Pastor Courses and Classes Overview
Graduation from a graduate degree program in theology is usually a requirement to become a Christian pastor. Read below to learn about degree programs that offer courses for pastors in training.
Graduate degrees for aspiring pastors include the Master of Divinity (MDiv), as well as Master of Arts programs in pastoral studies and theology. These degree programs last two-to-four years and require a bachelor's degree, often in a field related to theology. As part of the curriculum, graduate students can choose electives and complete practical work. Traditional on-campus instruction and pastoral training might be available through evening and online coursework.
Coursework for pastors cover the following subjects:
- Ancient Greek and Hebrew Language
- Biblical Interpretation
- Ethics and Morality
- History of Christianity
- Pastoral Counseling
- Preaching and Worship
- Systematic Theology
List of Courses
Many students studying to become pastors take language courses, typically Latin, Greek and Hebrew. This enables a ministry student to read early versions of the Bible and other religious texts without relying on translations and interpretations. Language courses cover topics like syntax, grammar and vocabulary. Advanced language classes in a program for pastors might involve readings from original biblical texts.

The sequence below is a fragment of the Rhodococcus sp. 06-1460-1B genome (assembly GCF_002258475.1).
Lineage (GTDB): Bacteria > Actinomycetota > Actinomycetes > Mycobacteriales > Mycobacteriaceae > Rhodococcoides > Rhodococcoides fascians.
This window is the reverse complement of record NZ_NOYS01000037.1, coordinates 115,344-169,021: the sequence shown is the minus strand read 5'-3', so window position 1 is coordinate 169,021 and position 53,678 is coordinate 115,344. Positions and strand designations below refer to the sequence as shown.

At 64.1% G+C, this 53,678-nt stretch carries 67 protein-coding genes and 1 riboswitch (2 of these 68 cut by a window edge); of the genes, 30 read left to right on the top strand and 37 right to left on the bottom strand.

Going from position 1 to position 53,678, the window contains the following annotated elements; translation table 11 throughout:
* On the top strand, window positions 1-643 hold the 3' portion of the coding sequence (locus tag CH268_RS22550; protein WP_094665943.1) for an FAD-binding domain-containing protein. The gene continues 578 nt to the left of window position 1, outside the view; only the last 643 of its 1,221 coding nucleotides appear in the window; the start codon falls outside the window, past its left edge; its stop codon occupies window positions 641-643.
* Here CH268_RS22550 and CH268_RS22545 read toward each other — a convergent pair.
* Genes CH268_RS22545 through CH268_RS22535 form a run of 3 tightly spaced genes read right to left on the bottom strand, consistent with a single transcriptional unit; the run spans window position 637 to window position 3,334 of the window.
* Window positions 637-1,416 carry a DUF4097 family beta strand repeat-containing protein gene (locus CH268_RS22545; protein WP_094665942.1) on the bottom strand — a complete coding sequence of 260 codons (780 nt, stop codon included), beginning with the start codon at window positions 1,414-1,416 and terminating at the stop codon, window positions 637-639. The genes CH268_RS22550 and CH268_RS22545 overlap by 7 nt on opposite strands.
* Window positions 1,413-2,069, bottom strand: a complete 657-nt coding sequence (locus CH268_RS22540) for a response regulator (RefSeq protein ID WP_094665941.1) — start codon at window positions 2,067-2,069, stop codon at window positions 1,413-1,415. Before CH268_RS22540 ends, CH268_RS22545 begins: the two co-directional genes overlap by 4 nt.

Old Testament Course
Introductory courses in the Old Testament discuss the composition, interpretation and influence of the first half of the Christian Bible. Old Testament courses are typically offered early in a pastoral student's studies, but many programs offer advanced courses in the Old Testament that look at various issues and theories surrounding the text.
New Testament Course
Depending on the program, students studying to become pastors might take two courses on the New Testament. The Gospels of Matthew, Mark, Luke and John are discussed in conversation with biblical and extra-biblical texts. Students might read Greek and Roman supplemental texts and discuss Biblical law and theology. Later in their studies, students might take courses that examine the New Testament in a more focused way.
Christian History Course
An introduction to Christian history course is often required of students early in their pastoral studies. Students can expect this course to cover issues and events in Christianity from its beginnings through modern times. Courses looking at specific issues in Christian history might be taken later to deepen a pastor's understanding of Christianity's influence in the world.
Ministry Experience Course
Many programs for students wishing to become pastors require students to spend time working in the field throughout their education. This ministry experience course might involve spending time in a church or parish working with a worship community. Other programs require students to go on missions and minister to people outside the church. Some programs reserve these hands-on experiences for students in their later studies.